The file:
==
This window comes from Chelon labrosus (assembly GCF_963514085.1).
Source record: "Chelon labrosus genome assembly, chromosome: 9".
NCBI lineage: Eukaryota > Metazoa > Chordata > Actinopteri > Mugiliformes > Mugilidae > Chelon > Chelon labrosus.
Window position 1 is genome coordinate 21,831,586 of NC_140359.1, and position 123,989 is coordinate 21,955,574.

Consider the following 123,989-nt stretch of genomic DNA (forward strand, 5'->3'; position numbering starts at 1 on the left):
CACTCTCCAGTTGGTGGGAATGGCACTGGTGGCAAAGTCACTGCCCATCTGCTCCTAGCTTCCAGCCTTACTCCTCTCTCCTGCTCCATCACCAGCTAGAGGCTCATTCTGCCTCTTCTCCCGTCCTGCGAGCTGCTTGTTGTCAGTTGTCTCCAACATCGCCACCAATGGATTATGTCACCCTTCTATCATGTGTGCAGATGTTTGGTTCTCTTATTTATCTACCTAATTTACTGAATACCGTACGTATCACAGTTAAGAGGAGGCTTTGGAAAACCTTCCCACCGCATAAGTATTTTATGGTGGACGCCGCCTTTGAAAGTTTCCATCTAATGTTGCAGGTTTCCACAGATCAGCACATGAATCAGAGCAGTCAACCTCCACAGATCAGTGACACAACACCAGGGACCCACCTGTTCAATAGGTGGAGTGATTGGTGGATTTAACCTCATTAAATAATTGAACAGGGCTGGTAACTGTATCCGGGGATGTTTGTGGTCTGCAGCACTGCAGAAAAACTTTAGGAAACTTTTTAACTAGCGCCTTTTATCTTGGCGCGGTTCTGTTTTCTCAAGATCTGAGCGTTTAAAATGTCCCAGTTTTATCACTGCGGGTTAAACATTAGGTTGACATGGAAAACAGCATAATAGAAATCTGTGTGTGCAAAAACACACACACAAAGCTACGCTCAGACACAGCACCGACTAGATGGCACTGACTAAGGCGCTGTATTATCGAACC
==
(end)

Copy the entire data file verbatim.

This window comes from Chelon labrosus (assembly GCF_963514085.1).
Source record: "Chelon labrosus genome assembly, chromosome: 9".
NCBI lineage: Eukaryota > Metazoa > Chordata > Actinopteri > Mugiliformes > Mugilidae > Chelon > Chelon labrosus.
Window position 1 is genome coordinate 21,831,586 of NC_140359.1, and position 123,989 is coordinate 21,955,574.

Consider the following 123,989-nt stretch of genomic DNA (forward strand, 5'->3'; position numbering starts at 1 on the left):
CACTCTCCAGTTGGTGGGAATGGCACTGGTGGCAAAGTCACTGCCCATCTGCTCCTAGCTTCCAGCCTTACTCCTCTCTCCTGCTCCATCACCAGCTAGAGGCTCATTCTGCCTCTTCTCCCGTCCTGCGAGCTGCTTGTTGTCAGTTGTCTCCAACATCGCCACCAATGGATTATGTCACCCTTCTATCATGTGTGCAGATGTTTGGTTCTCTTATTTATCTACCTAATTTACTGAATACCGTACGTATCACAGTTAAGAGGAGGCTTTGGAAAACCTTCCCACCGCATAAGTATTTTATGGTGGACGCCGCCTTTGAAAGTTTCCATCTAATGTTGCAGGTTTCCACAGATCAGCACATGAATCAGAGCAGTCAACCTCCACAGATCAGTGACACAACACCAGGGACCCACCTGTTCAATAGGTGGAGTGATTGGTGGATTTAACCTCATTAAATAATTGAACAGGGCTGGTAACTGTATCCGGGGATGTTTGTGGTCTGCAGCACTGCAGAAAAACTTTAGGAAACTTTTTAACTAGCGCCTTTTATCTTGGCGCGGTTCTGTTTTCTCAAGATCTGAGCGTTTAAAATGTCCCAGTTTTATCACTGCGGGTTAAACATTAGGTTGACATGGAAAACAGCATAATAGAAATCTGTGTGTGCAAAAACACACACACAAAGCTACGCTCAGACACAGCACCGACTAGATGGCACTGACTAAGGCGCTGTATTATCGAACC